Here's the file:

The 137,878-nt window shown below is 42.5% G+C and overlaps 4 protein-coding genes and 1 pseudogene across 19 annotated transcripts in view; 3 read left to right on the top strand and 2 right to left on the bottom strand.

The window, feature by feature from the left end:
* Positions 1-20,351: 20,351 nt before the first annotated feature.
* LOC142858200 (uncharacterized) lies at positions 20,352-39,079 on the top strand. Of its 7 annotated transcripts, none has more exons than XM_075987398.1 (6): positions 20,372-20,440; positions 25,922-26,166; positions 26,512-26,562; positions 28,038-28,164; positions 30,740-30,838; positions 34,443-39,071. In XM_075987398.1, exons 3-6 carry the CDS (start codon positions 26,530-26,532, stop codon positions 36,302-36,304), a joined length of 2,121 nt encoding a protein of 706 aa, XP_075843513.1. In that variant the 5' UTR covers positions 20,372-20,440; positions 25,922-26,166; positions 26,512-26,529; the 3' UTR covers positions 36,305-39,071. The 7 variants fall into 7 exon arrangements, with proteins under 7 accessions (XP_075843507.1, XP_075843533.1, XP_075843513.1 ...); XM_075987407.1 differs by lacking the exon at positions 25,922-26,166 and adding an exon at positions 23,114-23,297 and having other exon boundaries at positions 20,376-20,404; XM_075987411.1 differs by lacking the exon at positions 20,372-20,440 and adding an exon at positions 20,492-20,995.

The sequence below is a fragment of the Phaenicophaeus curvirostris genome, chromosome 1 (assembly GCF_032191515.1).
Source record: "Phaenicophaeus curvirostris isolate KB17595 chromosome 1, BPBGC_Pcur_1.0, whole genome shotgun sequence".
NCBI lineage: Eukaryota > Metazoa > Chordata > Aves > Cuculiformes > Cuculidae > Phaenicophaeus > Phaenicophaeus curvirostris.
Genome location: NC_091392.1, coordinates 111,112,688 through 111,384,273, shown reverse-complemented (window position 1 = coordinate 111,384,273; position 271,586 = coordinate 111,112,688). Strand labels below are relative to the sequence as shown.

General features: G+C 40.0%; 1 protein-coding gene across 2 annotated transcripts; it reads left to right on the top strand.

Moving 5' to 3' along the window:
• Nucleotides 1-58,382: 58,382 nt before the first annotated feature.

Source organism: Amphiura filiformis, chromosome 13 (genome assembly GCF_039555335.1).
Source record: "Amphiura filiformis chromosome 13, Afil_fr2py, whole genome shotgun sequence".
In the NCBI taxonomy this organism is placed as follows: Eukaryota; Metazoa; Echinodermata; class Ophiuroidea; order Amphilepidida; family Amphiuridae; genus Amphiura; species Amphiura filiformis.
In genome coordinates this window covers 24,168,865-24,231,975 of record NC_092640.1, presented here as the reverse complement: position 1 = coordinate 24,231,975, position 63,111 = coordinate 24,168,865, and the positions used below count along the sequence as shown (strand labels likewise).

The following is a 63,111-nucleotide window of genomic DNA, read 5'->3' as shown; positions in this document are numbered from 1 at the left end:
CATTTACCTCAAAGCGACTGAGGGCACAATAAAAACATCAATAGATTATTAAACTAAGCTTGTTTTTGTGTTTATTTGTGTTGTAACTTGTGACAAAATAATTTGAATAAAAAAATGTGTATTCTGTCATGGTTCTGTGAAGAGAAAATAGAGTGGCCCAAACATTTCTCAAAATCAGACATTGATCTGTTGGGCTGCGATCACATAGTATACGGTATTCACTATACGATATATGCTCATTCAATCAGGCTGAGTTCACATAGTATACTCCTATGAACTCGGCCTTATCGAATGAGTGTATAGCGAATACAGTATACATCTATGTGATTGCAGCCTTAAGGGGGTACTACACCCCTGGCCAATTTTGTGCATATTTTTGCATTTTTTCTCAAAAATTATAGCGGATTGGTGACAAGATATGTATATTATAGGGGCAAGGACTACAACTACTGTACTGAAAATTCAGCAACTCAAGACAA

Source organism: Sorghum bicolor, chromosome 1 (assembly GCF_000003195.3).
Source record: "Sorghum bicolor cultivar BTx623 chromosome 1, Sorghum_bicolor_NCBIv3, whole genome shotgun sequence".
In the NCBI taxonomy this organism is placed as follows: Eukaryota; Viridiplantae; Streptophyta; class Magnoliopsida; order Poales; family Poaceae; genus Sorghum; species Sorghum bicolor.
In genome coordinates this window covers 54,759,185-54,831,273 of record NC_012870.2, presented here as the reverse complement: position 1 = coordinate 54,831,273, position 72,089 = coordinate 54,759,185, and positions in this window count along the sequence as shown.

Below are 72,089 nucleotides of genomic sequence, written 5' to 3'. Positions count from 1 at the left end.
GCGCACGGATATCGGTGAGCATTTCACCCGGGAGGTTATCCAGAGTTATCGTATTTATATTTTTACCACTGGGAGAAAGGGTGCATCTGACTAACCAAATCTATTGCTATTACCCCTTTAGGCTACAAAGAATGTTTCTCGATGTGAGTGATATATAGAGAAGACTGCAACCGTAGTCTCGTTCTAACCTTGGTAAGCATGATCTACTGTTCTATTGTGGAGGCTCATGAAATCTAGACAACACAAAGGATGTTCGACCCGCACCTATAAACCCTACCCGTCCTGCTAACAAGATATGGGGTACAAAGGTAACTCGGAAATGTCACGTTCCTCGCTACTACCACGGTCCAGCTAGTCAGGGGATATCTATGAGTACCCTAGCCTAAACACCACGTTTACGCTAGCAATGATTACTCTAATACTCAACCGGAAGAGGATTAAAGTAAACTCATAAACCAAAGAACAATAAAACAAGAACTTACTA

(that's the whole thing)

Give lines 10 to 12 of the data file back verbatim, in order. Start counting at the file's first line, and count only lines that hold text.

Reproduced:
Moving 5' to 3' along the window:
• Nucleotides 1-58,382: 58,382 nt before the first annotated feature.

Source organism: Amphiura filiformis, chromosome 13 (genome assembly GCF_039555335.1).